A drug company says partial results from a study testing an antibody drug suggest it may help keep mild to moderately ill COVID-19 patients from needing to be hospitalized, a goal that no current coronavirus drug has. has been able to achieve.

Eli Lilly announced the findings Wednesday in a press release, but they have not been published or reviewed by independent researchers.

The drug lacked the main goal of the study to reduce the amount of virus patients who had had after 11 days, except in the middle of the three doses tested. However, most study participants, even those receiving placebo treatment, had cleared the virus by that time, so the time now seems too late to assess the potential benefit, the company said.

Other tests suggest the drug reduced viruses more quickly, and the results are an encouraging “proof of principle,” as this and other studies continue, Lilly said.

Read the story here.

—The Associated Press

UK to ration COVID-19 test as disease increases

UK government ministers said on Wednesday that they planned to ration coronavirus tests, prioritizing health care workers and nursing home staff after widespread reports that people around the country were unable to schedule tests.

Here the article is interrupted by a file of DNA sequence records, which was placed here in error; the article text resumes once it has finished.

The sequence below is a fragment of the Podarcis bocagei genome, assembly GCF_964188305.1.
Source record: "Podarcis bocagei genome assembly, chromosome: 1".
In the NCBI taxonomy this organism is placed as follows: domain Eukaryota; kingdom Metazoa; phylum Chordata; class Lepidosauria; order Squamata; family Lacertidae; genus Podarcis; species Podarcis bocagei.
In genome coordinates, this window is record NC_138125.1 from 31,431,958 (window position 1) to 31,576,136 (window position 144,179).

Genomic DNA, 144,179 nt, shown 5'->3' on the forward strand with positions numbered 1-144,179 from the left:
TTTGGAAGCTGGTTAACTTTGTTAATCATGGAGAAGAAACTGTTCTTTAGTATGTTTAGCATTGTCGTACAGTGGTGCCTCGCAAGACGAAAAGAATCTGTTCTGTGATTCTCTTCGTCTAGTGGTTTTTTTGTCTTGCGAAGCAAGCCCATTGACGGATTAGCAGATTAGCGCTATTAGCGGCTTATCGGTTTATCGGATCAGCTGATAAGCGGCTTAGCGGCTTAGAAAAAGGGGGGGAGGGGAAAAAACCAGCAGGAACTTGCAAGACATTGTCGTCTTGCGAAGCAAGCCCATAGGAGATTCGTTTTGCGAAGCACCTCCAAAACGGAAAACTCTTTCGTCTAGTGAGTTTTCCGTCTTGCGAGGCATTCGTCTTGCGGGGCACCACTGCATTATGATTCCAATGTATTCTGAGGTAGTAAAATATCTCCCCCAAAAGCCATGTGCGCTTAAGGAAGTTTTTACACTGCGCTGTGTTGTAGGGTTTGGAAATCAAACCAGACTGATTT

UK lawmakers criticized the government’s handling of the COVID-19 test crisis another day Wednesday, when opposition leaders said Prime Minister Boris Johnson lacked a coherent plan to tackle the virus as the country faces another wave of the pandemic.

Workers prepare to open coronavirus testing center in Southwark, south London, on Wednesday 16 September 2020. The UK government plans to ration coronavirus testing, prioritizing health care workers and nursing home staff following widespread reports that people across the country were out able to schedule tests.  On Wednesday, Prime Minister Boris Johnson will face questions about his handling of the COVID-19 pandemic in the House of Commons and a key committee amid the outcry over the lack of testing.  (Dominic Lipinski / PA via AP)
Workers prepare to open coronavirus testing center in Southwark, south London, on Wednesday 16 September 2020. The UK government plans to ration coronavirus testing, prioritizing health workers and nursing home staff following widespread reports that people across the country were out able to schedule tests. On Wednesday, Prime Minister Boris Johnson will face questions about his handling of the COVID-19 pandemic in the House of Commons and a key committee amid the outcry over the lack of testing. (Dominic Lipinski / PA via AP)